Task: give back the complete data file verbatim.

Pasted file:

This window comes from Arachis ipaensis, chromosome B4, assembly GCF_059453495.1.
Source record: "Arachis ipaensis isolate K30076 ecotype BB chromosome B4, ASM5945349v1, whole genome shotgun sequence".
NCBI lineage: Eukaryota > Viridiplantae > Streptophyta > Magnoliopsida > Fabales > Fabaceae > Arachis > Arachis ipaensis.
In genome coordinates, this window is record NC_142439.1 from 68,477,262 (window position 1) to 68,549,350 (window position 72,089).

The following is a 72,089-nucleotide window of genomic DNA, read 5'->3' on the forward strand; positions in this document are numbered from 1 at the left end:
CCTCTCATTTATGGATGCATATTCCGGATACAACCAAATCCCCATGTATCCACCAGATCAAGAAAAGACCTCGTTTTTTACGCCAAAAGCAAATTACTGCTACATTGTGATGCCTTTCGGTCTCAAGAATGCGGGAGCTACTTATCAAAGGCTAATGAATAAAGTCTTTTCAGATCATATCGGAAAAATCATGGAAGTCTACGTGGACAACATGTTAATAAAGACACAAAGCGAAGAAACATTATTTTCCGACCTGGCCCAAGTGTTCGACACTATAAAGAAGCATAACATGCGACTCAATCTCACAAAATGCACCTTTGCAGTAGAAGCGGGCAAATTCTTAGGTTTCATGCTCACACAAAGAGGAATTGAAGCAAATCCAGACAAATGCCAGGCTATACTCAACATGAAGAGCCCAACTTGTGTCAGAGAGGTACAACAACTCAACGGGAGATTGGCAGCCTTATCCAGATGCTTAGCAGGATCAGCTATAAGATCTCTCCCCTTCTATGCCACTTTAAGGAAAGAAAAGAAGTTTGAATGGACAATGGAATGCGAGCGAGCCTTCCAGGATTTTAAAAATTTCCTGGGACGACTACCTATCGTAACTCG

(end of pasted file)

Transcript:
This window comes from Arachis ipaensis, chromosome B4, assembly GCF_059453495.1.
Source record: "Arachis ipaensis isolate K30076 ecotype BB chromosome B4, ASM5945349v1, whole genome shotgun sequence".
NCBI lineage: Eukaryota > Viridiplantae > Streptophyta > Magnoliopsida > Fabales > Fabaceae > Arachis > Arachis ipaensis.
In genome coordinates, this window is record NC_142439.1 from 68,477,262 (window position 1) to 68,549,350 (window position 72,089).

The following is a 72,089-nucleotide window of genomic DNA, read 5'->3' on the forward strand; positions in this document are numbered from 1 at the left end:
CCTCTCATTTATGGATGCATATTCCGGATACAACCAAATCCCCATGTATCCACCAGATCAAGAAAAGACCTCGTTTTTTACGCCAAAAGCAAATTACTGCTACATTGTGATGCCTTTCGGTCTCAAGAATGCGGGAGCTACTTATCAAAGGCTAATGAATAAAGTCTTTTCAGATCATATCGGAAAAATCATGGAAGTCTACGTGGACAACATGTTAATAAAGACACAAAGCGAAGAAACATTATTTTCCGACCTGGCCCAAGTGTTCGACACTATAAAGAAGCATAACATGCGACTCAATCTCACAAAATGCACCTTTGCAGTAGAAGCGGGCAAATTCTTAGGTTTCATGCTCACACAAAGAGGAATTGAAGCAAATCCAGACAAATGCCAGGCTATACTCAACATGAAGAGCCCAACTTGTGTCAGAGAGGTACAACAACTCAACGGGAGATTGGCAGCCTTATCCAGATGCTTAGCAGGATCAGCTATAAGATCTCTCCCCTTCTATGCCACTTTAAGGAAAGAAAAGAAGTTTGAATGGACAATGGAATGCGAGCGAGCCTTCCAGGATTTTAAAAATTTCCTGGGACGACTACCTATCGTAACTCG